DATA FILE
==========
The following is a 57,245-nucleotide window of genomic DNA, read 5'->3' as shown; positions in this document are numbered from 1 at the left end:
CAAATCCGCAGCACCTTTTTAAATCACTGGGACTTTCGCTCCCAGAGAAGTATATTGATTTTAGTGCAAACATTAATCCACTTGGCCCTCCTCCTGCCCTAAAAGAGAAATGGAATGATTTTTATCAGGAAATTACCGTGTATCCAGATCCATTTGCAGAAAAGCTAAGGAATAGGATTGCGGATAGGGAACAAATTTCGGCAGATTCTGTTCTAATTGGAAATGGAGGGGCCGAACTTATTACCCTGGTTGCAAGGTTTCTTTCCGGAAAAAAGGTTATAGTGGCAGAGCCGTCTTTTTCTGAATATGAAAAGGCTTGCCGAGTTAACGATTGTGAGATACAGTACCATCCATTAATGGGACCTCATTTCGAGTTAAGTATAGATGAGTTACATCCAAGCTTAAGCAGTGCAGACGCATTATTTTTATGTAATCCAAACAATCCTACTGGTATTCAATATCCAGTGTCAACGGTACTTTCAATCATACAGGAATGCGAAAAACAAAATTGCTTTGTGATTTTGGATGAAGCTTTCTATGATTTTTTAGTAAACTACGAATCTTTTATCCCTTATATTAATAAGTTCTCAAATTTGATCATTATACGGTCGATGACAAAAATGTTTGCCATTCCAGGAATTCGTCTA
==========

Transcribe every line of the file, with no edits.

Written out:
The following is a 57,245-nucleotide window of genomic DNA, read 5'->3' as shown; positions in this document are numbered from 1 at the left end:
CAAATCCGCAGCACCTTTTTAAATCACTGGGACTTTCGCTCCCAGAGAAGTATATTGATTTTAGTGCAAACATTAATCCACTTGGCCCTCCTCCTGCCCTAAAAGAGAAATGGAATGATTTTTATCAGGAAATTACCGTGTATCCAGATCCATTTGCAGAAAAGCTAAGGAATAGGATTGCGGATAGGGAACAAATTTCGGCAGATTCTGTTCTAATTGGAAATGGAGGGGCCGAACTTATTACCCTGGTTGCAAGGTTTCTTTCCGGAAAAAAGGTTATAGTGGCAGAGCCGTCTTTTTCTGAATATGAAAAGGCTTGCCGAGTTAACGATTGTGAGATACAGTACCATCCATTAATGGGACCTCATTTCGAGTTAAGTATAGATGAGTTACATCCAAGCTTAAGCAGTGCAGACGCATTATTTTTATGTAATCCAAACAATCCTACTGGTATTCAATATCCAGTGTCAACGGTACTTTCAATCATACAGGAATGCGAAAAACAAAATTGCTTTGTGATTTTGGATGAAGCTTTCTATGATTTTTTAGTAAACTACGAATCTTTTATCCCTTATATTAATAAGTTCTCAAATTTGATCATTATACGGTCGATGACAAAAATGTTTGCCATTCCAGGAATTCGTCTA